Opportunities never better
OPPORTUNITIES for foreign investors have never been better in the Seville region of south-west Spain, says Ignacio Rufino of farm management company D&C.
"Farm profitability is generally good, the value of land is appreciating and there is a reasonable supply of farms coming to market," he says.
Mr Rufino manages seven livestock farms totalling 7500ha (18,530 acres) in the "dehesa" to the north of Seville, while his cousin Dario Candau looks after seven arable units to the south totalling 4700ha (11,610 acres).
Land prices are comparable to the UK, with poorer land in the "dehesa" fetching from k4200/ha (£1040/acre) to k7200/ha (£1780/acre). Irrigated arable land, suitable for growing wheat, sugar beet and cotton, is worth from k15,000/ha (£3700/acre) to k18,000/ha (£4460/acre), while non-irrigated land fetches from k9000/ha (£2220/acre) to k12,000/ha (£2960/acre).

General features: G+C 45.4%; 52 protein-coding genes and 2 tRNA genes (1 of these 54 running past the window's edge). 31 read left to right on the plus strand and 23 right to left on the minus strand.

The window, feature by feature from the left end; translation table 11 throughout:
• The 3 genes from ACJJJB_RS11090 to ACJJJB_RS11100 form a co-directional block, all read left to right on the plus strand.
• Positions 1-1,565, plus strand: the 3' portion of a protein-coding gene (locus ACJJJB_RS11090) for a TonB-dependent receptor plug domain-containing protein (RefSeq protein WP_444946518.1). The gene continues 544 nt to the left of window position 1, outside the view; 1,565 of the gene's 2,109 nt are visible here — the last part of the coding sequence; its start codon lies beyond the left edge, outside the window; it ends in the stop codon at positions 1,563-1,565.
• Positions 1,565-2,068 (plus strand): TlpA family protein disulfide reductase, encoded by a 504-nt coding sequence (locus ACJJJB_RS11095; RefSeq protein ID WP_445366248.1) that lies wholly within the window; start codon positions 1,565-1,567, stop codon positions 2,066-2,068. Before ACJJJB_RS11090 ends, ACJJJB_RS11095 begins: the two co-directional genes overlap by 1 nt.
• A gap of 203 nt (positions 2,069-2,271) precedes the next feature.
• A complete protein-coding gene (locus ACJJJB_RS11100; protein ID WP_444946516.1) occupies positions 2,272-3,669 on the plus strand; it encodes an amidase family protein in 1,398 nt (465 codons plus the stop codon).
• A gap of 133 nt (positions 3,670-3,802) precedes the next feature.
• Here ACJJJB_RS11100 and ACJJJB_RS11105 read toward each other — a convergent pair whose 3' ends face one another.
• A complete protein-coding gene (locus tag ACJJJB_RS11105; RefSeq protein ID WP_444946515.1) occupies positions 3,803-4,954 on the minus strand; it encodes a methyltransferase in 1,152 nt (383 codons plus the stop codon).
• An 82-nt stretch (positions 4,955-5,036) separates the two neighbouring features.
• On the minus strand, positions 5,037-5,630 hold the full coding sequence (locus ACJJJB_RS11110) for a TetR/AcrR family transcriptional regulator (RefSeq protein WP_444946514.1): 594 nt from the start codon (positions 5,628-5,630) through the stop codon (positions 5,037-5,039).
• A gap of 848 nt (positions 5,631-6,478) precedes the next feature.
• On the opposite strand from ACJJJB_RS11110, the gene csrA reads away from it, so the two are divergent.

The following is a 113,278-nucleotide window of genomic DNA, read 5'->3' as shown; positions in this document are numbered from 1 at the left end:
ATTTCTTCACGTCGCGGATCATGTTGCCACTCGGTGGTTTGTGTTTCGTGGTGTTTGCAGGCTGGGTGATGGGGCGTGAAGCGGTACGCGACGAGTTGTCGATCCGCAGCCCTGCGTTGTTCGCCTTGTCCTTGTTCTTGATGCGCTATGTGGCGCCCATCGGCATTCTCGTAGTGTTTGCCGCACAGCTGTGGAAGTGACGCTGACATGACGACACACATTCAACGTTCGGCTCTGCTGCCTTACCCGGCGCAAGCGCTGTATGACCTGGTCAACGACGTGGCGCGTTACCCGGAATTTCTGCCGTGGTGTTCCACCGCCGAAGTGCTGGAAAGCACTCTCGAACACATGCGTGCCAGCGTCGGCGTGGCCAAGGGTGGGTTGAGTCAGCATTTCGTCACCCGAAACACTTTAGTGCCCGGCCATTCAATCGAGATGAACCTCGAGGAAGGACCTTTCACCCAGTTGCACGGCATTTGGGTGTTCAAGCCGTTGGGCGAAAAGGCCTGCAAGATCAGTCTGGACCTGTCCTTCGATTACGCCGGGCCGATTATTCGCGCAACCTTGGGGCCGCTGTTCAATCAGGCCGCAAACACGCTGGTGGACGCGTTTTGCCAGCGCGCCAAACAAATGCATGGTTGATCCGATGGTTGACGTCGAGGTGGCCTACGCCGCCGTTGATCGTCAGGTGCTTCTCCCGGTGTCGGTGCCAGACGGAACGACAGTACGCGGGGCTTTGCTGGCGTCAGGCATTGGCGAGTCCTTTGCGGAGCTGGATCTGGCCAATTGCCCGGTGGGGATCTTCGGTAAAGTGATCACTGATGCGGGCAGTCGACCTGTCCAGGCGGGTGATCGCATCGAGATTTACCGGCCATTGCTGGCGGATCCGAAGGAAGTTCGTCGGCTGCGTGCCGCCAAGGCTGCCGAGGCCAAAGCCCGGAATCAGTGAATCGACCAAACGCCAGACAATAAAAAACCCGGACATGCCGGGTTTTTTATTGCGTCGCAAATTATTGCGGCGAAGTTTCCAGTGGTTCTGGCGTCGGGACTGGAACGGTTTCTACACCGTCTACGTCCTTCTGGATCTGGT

Most of the farms are Spanish owned, though overseas investors from Argentina and Iceland are also serviced by D&C. "Our company tries to offer all the commercial services they could need under one roof," says Mr Candau. "We employ 15 lawyers, seven economists and two auditors, as well as six of us in the farms department."
The level of involvement varies with each farm.
Fees are arranged so that D&C gets a small flat-rate monthly reward, with the bulk of payment tied directly to profits. This gives them the incentive to succeed.
Mr Rufino believes there is real scope for British farmers and entrepreneurs to get involved in south-west Spain. "The Spanish are pretty good at farming this land and managing the environment, but less good at commercialising the products. British people have a better track record in this."
Ignacio Rufino and Dario Candau.